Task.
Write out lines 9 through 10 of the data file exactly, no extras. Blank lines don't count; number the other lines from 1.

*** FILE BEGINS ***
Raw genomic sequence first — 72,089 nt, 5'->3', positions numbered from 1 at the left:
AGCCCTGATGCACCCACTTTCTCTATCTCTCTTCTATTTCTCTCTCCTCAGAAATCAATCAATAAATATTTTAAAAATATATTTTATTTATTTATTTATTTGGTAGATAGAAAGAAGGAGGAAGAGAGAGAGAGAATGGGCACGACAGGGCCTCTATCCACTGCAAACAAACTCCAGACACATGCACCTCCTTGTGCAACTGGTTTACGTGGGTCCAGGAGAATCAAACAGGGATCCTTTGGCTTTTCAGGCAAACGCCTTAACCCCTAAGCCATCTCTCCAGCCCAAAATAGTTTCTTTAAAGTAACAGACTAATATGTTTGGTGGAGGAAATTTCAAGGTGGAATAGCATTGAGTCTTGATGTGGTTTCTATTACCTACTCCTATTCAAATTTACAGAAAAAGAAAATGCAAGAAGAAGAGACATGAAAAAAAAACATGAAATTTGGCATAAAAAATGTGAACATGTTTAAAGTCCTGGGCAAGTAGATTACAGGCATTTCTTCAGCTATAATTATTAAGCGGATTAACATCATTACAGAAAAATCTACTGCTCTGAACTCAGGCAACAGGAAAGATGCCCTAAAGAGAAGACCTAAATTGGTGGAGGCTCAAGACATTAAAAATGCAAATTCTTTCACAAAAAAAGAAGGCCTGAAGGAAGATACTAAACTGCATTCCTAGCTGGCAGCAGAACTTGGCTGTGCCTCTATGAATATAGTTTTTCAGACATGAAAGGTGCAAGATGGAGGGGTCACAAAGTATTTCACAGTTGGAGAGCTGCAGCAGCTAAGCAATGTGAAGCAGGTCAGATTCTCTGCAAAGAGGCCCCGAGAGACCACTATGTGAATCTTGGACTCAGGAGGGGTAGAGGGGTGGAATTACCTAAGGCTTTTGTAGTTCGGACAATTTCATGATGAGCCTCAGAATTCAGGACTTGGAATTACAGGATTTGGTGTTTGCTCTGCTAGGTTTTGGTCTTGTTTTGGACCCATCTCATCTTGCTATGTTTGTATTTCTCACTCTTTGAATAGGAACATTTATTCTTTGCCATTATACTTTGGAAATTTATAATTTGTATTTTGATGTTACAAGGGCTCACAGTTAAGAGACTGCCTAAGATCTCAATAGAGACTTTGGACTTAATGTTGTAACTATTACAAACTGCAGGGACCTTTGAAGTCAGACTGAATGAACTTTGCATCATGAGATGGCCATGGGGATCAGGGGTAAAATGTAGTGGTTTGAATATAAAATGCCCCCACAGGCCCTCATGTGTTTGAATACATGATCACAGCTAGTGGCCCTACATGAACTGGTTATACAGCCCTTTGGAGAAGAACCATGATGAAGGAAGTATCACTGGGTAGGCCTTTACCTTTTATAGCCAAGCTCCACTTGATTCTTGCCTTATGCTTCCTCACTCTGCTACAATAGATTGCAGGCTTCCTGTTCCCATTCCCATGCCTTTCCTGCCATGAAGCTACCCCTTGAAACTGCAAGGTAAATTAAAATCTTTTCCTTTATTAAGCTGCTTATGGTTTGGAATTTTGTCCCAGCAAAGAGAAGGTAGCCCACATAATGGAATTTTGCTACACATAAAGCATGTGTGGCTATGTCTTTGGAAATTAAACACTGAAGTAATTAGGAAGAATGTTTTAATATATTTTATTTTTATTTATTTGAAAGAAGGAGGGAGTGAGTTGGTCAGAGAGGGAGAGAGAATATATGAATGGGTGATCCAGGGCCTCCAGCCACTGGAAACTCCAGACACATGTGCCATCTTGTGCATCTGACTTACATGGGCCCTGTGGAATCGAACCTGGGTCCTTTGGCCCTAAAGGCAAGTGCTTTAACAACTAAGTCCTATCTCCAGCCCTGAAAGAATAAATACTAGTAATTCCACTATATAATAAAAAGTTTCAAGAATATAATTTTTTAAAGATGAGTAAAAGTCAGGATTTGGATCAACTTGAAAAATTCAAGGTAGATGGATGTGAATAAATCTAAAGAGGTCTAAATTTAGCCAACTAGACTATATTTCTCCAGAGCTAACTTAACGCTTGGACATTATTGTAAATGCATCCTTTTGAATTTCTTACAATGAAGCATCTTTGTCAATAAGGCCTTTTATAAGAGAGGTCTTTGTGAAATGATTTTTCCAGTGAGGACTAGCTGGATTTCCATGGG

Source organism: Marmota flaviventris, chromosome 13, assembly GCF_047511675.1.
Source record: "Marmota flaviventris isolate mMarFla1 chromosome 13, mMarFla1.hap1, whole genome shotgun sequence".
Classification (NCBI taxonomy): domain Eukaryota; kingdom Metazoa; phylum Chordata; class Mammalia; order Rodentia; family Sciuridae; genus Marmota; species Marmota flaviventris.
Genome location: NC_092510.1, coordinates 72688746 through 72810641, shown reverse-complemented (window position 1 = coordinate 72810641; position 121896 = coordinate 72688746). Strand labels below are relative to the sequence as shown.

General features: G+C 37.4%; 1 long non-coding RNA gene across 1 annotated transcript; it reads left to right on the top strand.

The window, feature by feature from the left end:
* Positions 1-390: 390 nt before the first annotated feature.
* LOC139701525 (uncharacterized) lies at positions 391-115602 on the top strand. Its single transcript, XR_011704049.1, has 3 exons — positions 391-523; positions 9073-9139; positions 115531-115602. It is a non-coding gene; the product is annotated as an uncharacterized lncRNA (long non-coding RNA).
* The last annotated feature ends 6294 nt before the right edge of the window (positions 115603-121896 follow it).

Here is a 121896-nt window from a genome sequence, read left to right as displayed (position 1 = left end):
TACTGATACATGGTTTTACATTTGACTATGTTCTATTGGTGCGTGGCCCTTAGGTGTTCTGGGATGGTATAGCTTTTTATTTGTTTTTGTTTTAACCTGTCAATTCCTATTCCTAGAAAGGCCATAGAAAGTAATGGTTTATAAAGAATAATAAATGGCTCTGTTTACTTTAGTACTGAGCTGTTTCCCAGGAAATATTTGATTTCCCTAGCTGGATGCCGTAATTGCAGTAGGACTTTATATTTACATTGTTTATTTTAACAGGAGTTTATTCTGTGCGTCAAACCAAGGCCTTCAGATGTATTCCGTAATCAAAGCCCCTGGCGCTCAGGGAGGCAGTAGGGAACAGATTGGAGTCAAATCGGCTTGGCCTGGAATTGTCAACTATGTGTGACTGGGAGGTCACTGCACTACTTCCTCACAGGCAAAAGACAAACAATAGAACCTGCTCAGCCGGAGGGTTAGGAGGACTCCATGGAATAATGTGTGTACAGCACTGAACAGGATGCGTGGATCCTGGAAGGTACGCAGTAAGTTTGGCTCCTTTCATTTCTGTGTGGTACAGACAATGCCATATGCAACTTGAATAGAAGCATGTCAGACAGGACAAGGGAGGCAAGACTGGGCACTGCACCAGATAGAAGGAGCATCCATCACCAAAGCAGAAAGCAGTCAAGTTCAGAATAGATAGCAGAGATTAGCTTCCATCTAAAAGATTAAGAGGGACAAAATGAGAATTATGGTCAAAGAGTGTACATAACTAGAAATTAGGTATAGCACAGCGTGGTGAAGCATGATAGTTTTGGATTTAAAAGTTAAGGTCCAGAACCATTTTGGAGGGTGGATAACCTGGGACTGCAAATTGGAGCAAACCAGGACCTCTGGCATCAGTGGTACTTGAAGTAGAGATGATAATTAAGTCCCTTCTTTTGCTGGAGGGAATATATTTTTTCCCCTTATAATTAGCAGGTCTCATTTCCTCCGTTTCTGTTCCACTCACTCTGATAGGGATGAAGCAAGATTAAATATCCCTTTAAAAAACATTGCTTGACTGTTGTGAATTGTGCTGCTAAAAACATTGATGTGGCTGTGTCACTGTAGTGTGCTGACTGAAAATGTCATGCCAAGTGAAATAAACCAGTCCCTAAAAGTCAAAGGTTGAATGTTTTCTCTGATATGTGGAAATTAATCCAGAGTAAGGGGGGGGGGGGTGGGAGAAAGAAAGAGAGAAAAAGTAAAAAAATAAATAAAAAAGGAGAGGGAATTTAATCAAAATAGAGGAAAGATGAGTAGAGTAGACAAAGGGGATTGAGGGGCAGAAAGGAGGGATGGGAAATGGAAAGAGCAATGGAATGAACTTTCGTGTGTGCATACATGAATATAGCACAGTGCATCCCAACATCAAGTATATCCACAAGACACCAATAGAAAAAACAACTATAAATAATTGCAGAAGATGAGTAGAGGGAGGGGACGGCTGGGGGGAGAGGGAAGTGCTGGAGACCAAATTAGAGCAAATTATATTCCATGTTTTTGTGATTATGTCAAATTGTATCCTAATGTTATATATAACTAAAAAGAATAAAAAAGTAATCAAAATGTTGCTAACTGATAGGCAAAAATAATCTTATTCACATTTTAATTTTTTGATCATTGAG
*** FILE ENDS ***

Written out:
* Positions 1-390: 390 nt before the first annotated feature.
* LOC139701525 (uncharacterized) lies at positions 391-115602 on the top strand. Its single transcript, XR_011704049.1, has 3 exons — positions 391-523; positions 9073-9139; positions 115531-115602. It is a non-coding gene; the product is annotated as an uncharacterized lncRNA (long non-coding RNA).